Splinter tells the origin of the Turtles as a lesson/story, which is an effective way to retell the tale but put a new spin on it. In this version, Splinter was just a common street rat who found the baby turtles in the ooze in the sewer. Whereas everything else in the world (other rats, dogs, and humans) wanted to kill him, the baby turtles were the first creatures to show him love. He decided to take care of him and got some ooze on himself, and they all transformed.

Splinter raises the boys and when they are young, he brings them to the surface because of how fascinated they are with the human world. Yet when people try to kill them, he quickly retreats into the sewers and vows to always protect his boys. Now he teaches them martial arts as a form of self-defense, so they can never be taken or hurt by the humans. This is an interesting change to the Turtles lore and will certainly make for some surprising consequences when they come face to face with Shredder and the Foot Clan in subsequent films, as now they have no direct ties to him.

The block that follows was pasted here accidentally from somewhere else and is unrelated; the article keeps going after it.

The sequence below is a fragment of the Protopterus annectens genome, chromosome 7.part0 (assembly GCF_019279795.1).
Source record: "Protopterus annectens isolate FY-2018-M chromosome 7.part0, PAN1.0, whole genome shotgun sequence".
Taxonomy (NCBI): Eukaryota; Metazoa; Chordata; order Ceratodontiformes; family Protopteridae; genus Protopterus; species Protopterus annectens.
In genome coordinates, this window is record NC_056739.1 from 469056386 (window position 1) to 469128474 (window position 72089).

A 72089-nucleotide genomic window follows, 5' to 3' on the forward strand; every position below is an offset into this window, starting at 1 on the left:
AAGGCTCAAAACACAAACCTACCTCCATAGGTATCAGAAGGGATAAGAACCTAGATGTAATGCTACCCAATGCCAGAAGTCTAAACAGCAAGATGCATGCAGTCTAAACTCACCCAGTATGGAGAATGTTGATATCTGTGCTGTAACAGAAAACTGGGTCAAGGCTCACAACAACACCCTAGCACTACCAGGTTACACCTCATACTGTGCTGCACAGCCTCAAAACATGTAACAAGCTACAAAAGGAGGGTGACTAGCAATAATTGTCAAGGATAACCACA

New poster for Teenage Mutant Ninja Turtles Mutant Mayhem
Paramount Pictures

This shift in their origin also pivots into another scene shown at the Con. The four brothers are goofing off on the roof after having been ungrounded by Splinter, and one of Raph’s throwing stars accidentally hits the bike helmet of April O’Neil. Leonardo sees her and quickly becomes enamored with her. As April yells at them from the street corner, someone steals her bike. Despite the other brothers not wanting to get involved, Leonardo quickly rushes into action.